This scheme does, however, come with a number of challenges including complexity of these large scale deals, planning constraints and the financial restrictions currently in existence in the social housing sector. All in all, the scheme brings energy efficient homes far more into reach. It needs governmental backing to truly get off the ground but in the long run it could deliver retrofits on a mass scale without the need for any government support.
Finally, the report urges government and industry to consider how builders, particularly local traders and suppliers, as well as local authorities, can play a greater role in providing energy efficiency advice and guidance. In order to implement the above strategies, it is necessary to advance a ‘grassroots’ approach to compliment the ‘top down’ approach through policy development. Widespread education around energy efficiency will help to increase people’s awareness of the issues and mean more people come to expect their homes to be energy efficient.
Aside from saving on energy bills, Warmer & Greener especially works to highlight that the implementation of energy efficiency measures will mean that people will live more comfortable, healthy lives, meaning they can contribute to the economy more effectively, live longer and depend less on the NHS.
The reports Executive Summary includes these 17 specific recommendations:
1] The Government should reinstate a long term, mandatory zero carbon standard for newly built homes.
2] The minimum energy efficiency standards need to be strengthened to ensure that they have a meaningful impact. The problems associated with the Green Deal, Houses in Multiple Occupation and landlords’ awareness of the regulations need to be addressed.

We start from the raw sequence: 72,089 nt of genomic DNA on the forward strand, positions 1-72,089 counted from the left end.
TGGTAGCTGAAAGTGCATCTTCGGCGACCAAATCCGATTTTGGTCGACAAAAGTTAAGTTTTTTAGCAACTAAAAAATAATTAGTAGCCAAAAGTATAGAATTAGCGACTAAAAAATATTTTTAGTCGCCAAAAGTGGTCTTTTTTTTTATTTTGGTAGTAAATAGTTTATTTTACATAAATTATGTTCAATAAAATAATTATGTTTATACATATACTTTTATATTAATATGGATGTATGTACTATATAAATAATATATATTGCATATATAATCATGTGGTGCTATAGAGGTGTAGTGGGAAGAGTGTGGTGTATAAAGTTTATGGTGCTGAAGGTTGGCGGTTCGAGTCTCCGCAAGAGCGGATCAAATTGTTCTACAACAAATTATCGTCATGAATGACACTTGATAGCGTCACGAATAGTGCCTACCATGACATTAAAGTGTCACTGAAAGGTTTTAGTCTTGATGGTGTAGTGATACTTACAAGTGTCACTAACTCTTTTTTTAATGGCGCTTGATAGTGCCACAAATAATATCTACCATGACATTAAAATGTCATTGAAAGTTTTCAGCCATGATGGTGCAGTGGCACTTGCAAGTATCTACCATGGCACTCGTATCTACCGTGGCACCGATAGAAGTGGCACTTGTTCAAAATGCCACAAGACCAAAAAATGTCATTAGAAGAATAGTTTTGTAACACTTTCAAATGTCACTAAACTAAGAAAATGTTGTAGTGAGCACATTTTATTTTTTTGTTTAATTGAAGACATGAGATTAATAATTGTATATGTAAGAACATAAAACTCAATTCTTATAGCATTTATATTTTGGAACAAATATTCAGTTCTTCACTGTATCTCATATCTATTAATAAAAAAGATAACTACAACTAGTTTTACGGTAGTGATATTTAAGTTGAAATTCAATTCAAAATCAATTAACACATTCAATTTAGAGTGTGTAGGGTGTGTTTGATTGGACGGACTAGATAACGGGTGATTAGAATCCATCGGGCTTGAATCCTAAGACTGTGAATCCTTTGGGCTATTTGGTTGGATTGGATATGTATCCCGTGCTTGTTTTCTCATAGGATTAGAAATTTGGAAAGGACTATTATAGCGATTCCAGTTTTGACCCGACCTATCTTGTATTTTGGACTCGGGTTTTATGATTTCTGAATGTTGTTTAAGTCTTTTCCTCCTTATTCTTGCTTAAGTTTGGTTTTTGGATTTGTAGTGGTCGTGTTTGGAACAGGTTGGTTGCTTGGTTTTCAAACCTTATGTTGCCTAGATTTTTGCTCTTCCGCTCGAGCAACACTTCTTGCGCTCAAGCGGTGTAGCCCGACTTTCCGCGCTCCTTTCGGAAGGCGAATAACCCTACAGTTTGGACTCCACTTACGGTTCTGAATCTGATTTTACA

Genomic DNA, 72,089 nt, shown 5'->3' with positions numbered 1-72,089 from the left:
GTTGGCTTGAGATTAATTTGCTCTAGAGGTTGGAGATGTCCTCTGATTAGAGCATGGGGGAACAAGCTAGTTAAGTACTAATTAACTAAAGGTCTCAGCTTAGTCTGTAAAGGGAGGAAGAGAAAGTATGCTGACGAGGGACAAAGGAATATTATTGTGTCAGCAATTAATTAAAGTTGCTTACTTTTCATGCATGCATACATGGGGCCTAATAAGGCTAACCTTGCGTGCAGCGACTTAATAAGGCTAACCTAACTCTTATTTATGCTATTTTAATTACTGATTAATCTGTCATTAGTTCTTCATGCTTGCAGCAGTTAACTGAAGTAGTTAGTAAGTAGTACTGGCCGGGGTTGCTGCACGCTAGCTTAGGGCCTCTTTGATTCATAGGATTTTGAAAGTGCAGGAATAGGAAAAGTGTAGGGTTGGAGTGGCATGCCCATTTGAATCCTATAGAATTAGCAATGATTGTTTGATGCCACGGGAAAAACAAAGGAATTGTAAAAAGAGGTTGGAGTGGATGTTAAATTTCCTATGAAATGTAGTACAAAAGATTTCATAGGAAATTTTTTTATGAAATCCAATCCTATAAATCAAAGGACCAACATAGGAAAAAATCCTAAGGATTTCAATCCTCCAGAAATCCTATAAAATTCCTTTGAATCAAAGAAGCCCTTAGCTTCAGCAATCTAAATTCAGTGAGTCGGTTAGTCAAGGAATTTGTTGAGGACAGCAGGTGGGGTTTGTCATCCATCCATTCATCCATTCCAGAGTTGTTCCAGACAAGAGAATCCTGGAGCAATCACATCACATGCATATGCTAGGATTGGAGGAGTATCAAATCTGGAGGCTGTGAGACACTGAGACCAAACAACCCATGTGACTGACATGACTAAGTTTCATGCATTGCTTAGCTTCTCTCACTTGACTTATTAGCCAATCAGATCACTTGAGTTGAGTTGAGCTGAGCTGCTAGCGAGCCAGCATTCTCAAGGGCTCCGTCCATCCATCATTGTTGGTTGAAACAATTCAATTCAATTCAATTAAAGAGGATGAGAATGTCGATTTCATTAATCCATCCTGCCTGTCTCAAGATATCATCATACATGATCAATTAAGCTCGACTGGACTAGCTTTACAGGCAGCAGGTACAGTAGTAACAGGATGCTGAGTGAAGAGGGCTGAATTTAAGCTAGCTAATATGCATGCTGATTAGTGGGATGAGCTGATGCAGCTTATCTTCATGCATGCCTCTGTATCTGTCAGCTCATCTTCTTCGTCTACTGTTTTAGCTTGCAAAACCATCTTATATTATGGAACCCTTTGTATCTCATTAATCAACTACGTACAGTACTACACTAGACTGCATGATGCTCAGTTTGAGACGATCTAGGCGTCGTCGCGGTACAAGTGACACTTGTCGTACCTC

3] In the long term, the minimum energy efficiency standards for private rented sector properties need to be increased beyond an EPC E rating.
4] The Government should mandate that advertising of private rented accommodation includes a figure for monthly expected energy costs calculated from the EPC for that property.
5] The Government should introduce minimum energy efficiency standards for the sale of properties, which are increased progressively over time.
6] A new decent homes standard should be launched in the social housing sector with a greater focus on energy efficiency.
7] The next phase of ECO should be based on a system of deemed scores and the Government should aim to reduce the overall administrative burden imposed on those involved in its delivery.
8] The next phase of ECO should be supported by a tax-payer funded fuel poverty scheme administered by local actors.
9] Mortgage lenders should include more accurate calculations of energy costs in their mortgage affordability assessments. This can be achieved either on a voluntary basis or through changes to the Mortgage Market Review. In tandem with changes to mortgage affordability assessments, lenders should provide mortgage extensions to finance energy efficiency measures.
10] The Government should introduce a stamp duty incentive to encourage the uptake of energy efficiency measures in the domestic sector. A rebate on the surcharge on buy-to-let properties and second homes could be included within this, either as an interim measure or as part of a wider strategy.
11] Government and commercial campaigns promoting energy efficiency measures should emphasise their numerous benefits and not focus narrowly on bill savings.
12] Local authorities should work with relevant third and private sector groups to showcase retrofitted homes in their area.
13] Support for the end user to understand energy efficiency measures installed in their home should be robustly enforced as part of the quality assurance of installers’ work.
14] The details of the next phase of ECO need to be set out as soon as possible to provide clarity to suppliers and their supply chain. The scheme should also remain consistent once it is implemented to avoid creating uncertainty.
15] The Government needs to manage the transition to the next phase of ECO to avoid the breaks in demand which have been a feature of changeovers between past supplier obligation schemes.
16] Future domestic energy efficiency policy should aim to provide a much greater degree of certainty to industry than has been achieved in recent years.
17] The Government should engage with Energiesprong UK to reduce barriers to its development and provide some initial, small-scale funding to the project.
To find out more and to download the report for free visit www.policyconnect.org.uk/wsbf.